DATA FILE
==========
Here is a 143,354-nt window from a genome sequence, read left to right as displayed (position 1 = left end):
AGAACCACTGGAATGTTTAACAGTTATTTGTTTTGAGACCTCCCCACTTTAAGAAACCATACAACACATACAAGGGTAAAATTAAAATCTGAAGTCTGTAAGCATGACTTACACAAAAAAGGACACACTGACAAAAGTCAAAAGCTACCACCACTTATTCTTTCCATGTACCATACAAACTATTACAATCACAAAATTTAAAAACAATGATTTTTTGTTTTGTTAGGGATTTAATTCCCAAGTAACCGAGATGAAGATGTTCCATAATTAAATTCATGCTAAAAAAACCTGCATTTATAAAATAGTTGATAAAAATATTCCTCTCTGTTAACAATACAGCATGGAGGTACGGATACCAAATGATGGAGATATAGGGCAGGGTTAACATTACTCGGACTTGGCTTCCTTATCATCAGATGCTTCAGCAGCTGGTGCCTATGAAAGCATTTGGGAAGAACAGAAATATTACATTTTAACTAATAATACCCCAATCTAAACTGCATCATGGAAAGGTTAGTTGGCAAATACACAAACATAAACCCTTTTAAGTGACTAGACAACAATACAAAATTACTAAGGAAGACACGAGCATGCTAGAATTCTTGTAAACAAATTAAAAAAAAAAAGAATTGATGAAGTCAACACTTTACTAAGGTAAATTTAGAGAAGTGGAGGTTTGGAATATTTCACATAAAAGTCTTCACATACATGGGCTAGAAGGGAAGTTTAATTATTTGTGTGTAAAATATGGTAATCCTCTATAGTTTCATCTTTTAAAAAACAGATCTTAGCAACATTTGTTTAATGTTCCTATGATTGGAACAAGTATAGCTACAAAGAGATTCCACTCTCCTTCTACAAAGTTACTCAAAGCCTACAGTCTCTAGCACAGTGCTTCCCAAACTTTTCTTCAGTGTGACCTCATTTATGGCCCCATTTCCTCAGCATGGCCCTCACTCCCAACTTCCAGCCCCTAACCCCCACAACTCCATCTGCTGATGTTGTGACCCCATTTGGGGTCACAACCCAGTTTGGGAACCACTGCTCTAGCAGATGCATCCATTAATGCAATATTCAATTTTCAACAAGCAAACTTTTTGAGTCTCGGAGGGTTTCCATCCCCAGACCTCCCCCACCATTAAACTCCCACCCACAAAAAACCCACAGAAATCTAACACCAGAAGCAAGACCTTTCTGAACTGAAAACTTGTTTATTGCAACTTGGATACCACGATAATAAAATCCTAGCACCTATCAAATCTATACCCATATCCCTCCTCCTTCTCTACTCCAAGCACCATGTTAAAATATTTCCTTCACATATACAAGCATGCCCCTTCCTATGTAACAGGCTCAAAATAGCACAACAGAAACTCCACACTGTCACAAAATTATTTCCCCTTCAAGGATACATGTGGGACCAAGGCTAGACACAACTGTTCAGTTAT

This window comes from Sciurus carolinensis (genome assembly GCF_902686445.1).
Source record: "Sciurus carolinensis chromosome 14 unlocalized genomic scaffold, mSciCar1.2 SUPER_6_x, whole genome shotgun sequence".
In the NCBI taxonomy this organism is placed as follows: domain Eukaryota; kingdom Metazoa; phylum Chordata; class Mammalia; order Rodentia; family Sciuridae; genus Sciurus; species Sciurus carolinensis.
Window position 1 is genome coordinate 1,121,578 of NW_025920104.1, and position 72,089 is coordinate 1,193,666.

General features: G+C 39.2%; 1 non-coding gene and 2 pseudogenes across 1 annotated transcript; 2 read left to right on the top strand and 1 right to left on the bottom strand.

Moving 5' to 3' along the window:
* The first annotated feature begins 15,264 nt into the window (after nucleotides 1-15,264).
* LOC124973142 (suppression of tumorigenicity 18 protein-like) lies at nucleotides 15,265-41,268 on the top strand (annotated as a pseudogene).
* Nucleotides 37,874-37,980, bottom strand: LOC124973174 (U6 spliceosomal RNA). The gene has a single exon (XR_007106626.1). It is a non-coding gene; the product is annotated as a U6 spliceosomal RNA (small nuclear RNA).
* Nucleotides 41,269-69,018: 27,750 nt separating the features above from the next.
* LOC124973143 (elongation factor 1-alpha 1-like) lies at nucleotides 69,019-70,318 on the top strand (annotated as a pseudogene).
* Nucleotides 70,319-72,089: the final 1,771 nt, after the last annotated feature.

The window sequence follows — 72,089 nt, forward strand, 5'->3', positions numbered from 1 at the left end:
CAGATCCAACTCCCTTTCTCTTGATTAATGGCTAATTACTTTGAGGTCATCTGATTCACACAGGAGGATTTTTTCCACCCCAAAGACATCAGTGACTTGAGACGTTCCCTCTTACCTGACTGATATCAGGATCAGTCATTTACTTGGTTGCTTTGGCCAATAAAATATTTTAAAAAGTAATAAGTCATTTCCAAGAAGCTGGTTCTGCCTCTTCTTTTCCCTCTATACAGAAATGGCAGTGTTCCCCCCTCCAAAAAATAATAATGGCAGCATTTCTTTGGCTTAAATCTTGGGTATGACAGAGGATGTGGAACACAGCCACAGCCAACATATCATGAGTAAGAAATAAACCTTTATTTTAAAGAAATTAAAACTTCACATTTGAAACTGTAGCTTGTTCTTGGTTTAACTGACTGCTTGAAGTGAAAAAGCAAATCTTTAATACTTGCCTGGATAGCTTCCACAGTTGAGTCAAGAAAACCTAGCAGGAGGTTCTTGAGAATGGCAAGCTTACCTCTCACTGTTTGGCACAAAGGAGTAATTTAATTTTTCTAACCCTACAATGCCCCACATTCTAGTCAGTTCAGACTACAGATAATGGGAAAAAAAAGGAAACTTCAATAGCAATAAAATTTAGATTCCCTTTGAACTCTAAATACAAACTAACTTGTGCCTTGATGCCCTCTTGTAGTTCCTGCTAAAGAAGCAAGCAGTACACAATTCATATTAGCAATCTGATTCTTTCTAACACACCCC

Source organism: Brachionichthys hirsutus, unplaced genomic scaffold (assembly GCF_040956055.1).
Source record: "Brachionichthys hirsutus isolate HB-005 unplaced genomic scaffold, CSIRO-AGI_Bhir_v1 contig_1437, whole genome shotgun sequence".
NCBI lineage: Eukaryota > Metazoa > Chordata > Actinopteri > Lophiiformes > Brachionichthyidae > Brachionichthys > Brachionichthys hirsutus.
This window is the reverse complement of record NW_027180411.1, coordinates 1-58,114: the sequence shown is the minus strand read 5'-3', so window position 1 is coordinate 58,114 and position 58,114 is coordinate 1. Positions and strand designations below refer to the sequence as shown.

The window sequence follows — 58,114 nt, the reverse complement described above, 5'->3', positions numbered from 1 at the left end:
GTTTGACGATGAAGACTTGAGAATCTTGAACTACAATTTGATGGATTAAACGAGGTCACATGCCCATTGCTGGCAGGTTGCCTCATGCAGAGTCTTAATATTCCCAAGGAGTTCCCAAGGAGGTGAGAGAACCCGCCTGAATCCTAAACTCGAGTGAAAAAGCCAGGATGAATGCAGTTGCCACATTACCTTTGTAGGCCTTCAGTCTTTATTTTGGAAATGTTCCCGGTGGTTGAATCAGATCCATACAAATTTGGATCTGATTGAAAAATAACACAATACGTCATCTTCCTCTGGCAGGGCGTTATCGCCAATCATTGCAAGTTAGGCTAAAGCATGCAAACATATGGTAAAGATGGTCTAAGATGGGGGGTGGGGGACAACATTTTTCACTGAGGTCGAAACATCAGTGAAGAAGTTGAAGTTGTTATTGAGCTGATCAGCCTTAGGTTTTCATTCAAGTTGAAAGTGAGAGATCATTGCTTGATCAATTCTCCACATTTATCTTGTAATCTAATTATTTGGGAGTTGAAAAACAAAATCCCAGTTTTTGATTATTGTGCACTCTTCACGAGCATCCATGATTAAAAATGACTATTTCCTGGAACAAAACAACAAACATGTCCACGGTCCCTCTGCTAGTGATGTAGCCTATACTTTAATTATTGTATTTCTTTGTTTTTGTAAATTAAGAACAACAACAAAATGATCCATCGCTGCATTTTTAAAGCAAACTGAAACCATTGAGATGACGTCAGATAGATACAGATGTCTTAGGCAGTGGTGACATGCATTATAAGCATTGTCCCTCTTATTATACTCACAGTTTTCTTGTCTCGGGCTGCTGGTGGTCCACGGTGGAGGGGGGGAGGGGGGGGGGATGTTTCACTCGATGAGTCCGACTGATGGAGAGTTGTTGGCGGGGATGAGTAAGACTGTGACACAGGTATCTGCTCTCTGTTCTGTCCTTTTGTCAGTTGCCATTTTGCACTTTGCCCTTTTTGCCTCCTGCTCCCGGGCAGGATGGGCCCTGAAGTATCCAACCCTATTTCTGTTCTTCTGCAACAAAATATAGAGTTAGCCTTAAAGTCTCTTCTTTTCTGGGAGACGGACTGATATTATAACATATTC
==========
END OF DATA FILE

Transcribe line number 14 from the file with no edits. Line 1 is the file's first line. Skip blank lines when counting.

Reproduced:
* Nucleotides 70,319-72,089: the final 1,771 nt, after the last annotated feature.